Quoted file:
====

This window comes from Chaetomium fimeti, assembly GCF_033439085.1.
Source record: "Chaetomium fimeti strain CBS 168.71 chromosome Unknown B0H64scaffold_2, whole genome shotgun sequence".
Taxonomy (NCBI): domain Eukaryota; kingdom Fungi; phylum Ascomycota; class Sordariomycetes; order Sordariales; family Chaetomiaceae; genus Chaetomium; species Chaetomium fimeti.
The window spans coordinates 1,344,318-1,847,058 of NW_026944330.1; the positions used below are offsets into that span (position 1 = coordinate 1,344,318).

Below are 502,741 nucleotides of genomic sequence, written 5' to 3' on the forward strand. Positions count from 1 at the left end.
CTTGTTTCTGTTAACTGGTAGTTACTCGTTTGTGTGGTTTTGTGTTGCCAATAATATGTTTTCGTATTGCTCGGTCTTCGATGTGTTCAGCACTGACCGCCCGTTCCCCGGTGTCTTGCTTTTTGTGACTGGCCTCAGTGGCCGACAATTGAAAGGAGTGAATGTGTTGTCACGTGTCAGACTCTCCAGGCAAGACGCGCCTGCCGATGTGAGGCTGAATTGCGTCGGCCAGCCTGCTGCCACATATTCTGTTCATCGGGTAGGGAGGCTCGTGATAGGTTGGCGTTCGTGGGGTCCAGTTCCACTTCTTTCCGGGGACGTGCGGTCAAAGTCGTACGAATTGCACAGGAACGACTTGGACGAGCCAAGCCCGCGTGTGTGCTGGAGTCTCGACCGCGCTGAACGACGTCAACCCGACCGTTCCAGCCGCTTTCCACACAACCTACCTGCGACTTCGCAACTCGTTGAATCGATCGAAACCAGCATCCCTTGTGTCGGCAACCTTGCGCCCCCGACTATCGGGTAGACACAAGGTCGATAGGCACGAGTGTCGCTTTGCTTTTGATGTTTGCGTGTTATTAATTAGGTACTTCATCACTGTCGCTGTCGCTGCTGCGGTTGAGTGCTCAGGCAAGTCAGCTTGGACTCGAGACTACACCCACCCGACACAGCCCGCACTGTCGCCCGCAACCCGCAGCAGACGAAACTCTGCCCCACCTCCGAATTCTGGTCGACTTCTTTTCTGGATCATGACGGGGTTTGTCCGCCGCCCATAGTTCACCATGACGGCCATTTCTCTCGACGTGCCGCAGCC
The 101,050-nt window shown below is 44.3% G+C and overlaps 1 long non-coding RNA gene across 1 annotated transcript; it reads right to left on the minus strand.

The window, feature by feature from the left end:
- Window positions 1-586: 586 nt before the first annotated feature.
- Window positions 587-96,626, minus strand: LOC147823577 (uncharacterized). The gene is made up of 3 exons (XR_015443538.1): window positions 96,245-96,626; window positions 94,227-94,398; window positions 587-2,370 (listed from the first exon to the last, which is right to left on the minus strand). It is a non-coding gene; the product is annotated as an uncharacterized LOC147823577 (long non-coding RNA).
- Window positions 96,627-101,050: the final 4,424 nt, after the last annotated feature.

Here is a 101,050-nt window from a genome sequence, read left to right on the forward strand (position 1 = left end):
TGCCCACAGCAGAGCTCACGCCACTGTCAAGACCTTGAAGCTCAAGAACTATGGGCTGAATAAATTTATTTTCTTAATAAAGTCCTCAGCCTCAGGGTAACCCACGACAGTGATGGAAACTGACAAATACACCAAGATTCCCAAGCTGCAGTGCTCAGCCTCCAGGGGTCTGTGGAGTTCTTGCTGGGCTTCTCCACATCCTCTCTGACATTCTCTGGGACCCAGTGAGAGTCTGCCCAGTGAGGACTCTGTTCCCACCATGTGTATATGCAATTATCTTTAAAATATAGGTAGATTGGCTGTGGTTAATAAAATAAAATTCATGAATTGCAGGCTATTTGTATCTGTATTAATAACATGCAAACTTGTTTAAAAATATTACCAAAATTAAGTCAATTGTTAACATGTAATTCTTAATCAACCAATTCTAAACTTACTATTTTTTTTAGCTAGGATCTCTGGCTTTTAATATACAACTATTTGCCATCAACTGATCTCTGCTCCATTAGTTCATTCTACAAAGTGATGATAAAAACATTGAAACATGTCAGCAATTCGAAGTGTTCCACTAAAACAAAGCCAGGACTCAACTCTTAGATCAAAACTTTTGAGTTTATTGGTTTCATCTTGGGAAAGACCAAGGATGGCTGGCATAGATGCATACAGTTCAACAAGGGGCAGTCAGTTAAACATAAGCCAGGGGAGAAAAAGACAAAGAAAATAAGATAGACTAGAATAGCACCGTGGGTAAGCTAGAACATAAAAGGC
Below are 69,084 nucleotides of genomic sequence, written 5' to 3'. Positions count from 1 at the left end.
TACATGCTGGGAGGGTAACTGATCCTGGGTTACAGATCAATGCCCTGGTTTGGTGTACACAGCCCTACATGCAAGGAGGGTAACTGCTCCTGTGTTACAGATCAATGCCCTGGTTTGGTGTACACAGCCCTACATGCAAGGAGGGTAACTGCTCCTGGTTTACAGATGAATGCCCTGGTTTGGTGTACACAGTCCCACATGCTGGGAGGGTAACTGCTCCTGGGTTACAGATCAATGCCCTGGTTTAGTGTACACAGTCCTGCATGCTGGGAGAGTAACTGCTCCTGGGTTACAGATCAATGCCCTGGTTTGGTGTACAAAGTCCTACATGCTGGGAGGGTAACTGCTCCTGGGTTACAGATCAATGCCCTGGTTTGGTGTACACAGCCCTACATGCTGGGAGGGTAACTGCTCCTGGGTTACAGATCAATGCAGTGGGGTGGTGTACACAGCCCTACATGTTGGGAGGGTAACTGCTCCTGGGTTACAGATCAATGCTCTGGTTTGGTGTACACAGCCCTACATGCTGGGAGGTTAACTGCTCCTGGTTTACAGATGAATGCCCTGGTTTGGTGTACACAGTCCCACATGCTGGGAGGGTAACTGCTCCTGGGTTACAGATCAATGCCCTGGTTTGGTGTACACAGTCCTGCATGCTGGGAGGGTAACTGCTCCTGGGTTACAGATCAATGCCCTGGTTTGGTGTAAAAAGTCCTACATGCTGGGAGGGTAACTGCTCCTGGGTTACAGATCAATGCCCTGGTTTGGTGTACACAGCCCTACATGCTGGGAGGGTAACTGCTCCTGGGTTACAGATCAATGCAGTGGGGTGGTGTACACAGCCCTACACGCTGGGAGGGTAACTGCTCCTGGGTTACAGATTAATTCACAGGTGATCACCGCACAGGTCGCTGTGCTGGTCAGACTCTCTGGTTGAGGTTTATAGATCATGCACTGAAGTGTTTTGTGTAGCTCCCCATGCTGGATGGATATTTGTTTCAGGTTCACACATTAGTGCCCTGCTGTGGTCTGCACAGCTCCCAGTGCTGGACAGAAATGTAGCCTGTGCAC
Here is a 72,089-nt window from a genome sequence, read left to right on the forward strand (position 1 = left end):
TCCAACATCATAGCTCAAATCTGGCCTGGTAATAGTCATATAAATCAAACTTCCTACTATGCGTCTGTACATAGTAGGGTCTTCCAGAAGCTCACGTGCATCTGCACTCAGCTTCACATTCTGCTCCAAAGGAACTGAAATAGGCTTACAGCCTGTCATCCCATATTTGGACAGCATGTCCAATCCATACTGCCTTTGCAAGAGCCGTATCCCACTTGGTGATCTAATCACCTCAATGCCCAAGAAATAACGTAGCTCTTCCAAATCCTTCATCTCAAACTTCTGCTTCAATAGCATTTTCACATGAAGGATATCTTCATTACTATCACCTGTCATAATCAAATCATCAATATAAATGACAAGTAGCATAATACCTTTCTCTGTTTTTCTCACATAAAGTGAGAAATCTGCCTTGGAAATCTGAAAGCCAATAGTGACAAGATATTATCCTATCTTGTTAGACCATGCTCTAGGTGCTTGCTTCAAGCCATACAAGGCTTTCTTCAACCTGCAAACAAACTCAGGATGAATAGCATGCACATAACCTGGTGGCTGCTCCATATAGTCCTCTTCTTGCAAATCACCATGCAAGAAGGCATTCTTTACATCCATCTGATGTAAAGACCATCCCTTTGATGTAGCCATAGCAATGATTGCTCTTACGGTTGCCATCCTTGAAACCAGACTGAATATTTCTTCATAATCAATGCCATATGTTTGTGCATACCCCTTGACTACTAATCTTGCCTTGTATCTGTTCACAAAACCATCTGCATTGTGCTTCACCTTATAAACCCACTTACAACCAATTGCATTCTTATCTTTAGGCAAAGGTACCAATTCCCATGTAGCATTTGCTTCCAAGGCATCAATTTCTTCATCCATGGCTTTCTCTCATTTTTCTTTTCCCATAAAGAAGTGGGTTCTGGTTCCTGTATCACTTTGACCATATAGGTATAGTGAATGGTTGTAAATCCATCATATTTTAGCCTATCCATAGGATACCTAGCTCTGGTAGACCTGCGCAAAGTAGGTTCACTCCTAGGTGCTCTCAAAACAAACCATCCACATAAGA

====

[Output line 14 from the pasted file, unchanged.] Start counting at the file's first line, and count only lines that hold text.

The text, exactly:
Below are 69,084 nucleotides of genomic sequence, written 5' to 3'. Positions count from 1 at the left end.